First batch of prison inmates graduates with precision engineering skills to boost job prospects

All 17 who enrolled in the programme have graduated and will be employed, after their release, by members of the Singapore Precision Engineering and Technology Association. PHOTO: SINGAPORE PRISON SERVICE

SINGAPORE - He was a construction coordinator who lost his job after he was sentenced to three years' jail for unlicensed money lending.

With a criminal record, Amir (not his real name), 30, was concerned that it would be tough to find work after his release from prison later this year. But a programme he joined while serving time in prison has substantially eased his concerns.

On Wednesday (April 27), the first-time offender was part of the inaugural batch of 17 inmates who graduated from a precision engineering training programme under the TAP (Train And Place) and Grow initiative in a ceremony at the Changi Prison Complex.

The event was attended by Minister of State for Home Affairs and National Development Muhammad Faishal Ibrahim.

Through this initiative launched in 2020, Yellow Ribbon Singapore (YRSG) works with employers across various industries, training institutions and community partners to set up training academies in prison to help the inmates with employment assistance.

All 17 who enrolled in the programme have graduated and will be employed, after their release, in such roles as quality assurance technicians or machinists by members of the Singapore Precision Engineering and Technology Association.

Speaking to the media in a virtual interview on Tuesday, Amir, who hopes to eventually pursue a career in 3D modelling design, said: "I committed my offences because I was greedy and quite immature then. When the opportunity for easy money was in front of me, I didn't hesitate, I just took it.

"I never thought I would I get caught. But once I did, everything fell apart. I lost my full-time job, time I could spend with my family and even lost my partner... I feel blessed that I could get my life back on track."

Like the other inmates in the programme, Amir did not have direct experience in precision engineering but joined the programme to make the most of his time in prison and also because he felt it followed on from his experience in the construction sector.

The four-month programme contained more than 300 hours of training and included coding, data analytics and engineering mathematics modules.

In his opening speech at Wednesday's ceremony, Associate Professor Faishal said there were many opportunities in the precision engineering industry.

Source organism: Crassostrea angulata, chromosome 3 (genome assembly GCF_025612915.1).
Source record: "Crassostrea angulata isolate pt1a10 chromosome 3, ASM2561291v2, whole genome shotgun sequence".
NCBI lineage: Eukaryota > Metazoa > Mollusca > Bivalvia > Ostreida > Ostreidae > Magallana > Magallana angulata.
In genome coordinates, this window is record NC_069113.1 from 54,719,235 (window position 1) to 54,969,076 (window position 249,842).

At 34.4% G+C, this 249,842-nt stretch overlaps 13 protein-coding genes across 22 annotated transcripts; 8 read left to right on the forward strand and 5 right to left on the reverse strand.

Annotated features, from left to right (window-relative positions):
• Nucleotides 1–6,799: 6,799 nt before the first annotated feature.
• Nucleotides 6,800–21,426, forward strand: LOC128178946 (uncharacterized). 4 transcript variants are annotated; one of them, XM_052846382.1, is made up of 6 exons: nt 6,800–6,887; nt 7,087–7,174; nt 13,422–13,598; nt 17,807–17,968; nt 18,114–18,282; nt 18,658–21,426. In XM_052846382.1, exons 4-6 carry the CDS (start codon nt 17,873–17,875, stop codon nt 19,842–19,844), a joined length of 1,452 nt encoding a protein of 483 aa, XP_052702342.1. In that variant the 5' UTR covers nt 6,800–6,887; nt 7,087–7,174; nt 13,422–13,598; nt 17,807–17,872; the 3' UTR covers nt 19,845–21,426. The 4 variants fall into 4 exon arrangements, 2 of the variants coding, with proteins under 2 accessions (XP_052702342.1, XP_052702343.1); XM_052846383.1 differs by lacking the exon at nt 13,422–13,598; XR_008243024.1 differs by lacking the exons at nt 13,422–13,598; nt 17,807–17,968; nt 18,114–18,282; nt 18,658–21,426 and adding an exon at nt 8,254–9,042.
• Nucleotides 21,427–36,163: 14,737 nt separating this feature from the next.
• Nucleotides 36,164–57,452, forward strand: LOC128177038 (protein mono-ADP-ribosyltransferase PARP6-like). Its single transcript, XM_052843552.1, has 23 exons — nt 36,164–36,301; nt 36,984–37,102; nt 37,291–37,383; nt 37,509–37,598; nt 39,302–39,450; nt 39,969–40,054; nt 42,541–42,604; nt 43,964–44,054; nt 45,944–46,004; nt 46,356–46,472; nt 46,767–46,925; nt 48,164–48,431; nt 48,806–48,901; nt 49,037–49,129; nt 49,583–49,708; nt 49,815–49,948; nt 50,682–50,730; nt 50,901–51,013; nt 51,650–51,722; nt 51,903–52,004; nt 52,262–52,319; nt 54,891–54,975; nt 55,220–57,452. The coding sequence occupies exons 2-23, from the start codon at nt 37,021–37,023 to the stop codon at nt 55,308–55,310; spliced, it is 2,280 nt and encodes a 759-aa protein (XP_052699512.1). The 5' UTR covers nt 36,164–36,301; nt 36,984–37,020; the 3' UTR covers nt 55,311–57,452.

He said: "Precision engineering is a critical enabler for the manufacturing industry. It supplies crucial products and expertise to manufacture complex components and equipment for industries such as semiconductors, medical technology and aerospace.

"So, it is a very important industry, and you are very fortunate to be able to learn and go into this part of the industry."

The graduates, who were awarded the Workforce Skills Qualifications advanced certificate in precision engineering, can also apply to enrol in a part-time diploma programme in this field with Nanyang Polytechnicafter their release.

Another graduate, Xavier (not his real name), said he struggled with certain modules at the start but eventually managed to cope.

The 53-year-old, who was serving a 12-year jail sentence for drug-related offences, said: "I struggled with mathematics as it's been over 30 years since I last studied it... but some of the other inmates who are good in maths helped me and I was able to cope. Also, the lecturers were patient and good."

Xavier, who will be released later this year, hopes to become a machinist, as he is interested in machines and how they turn raw materials into finished products.

Mr Tan Yick Loong, assistant director at Partnership@YR in YRSG, said the programme participants gave feedback that the course had been an eye-opener.

Explaining the criteria for selection, Mr Tan said those who express interest must attain a certain grade in a literacy and numeracy assessment. Those who fall slightly short may be sent for a refresher course before attempting the test again.

Apart from precision engineering, the TAP and Grow initiative also works with partners from the media and logistics sectors. Home Affairs Minister K. Shanmugam told Parliament in March that the initiative will be expanded to the food services sector.

Mr Tan said the food services industry provides an opportunity to upskill inmates to above entry-level jobs and that the sectors are chosen for TAP and Grow based on several factors, including how they fit with the profile of inmates, most of whom lack paper qualifications.

He added: "We are seeing the world moving from a more knowledge-based economy to a skills-based economy. So in that regard, we are looking out for industries that offer career and skills pathways that are suitable for our profile of ex-offenders.

"If you look at precision engineering as an example, you do not need to have diploma-level qualifications to enrol for this course. All you need is to be proficient up to a certain level in mathematics and English... to transit into this industry."

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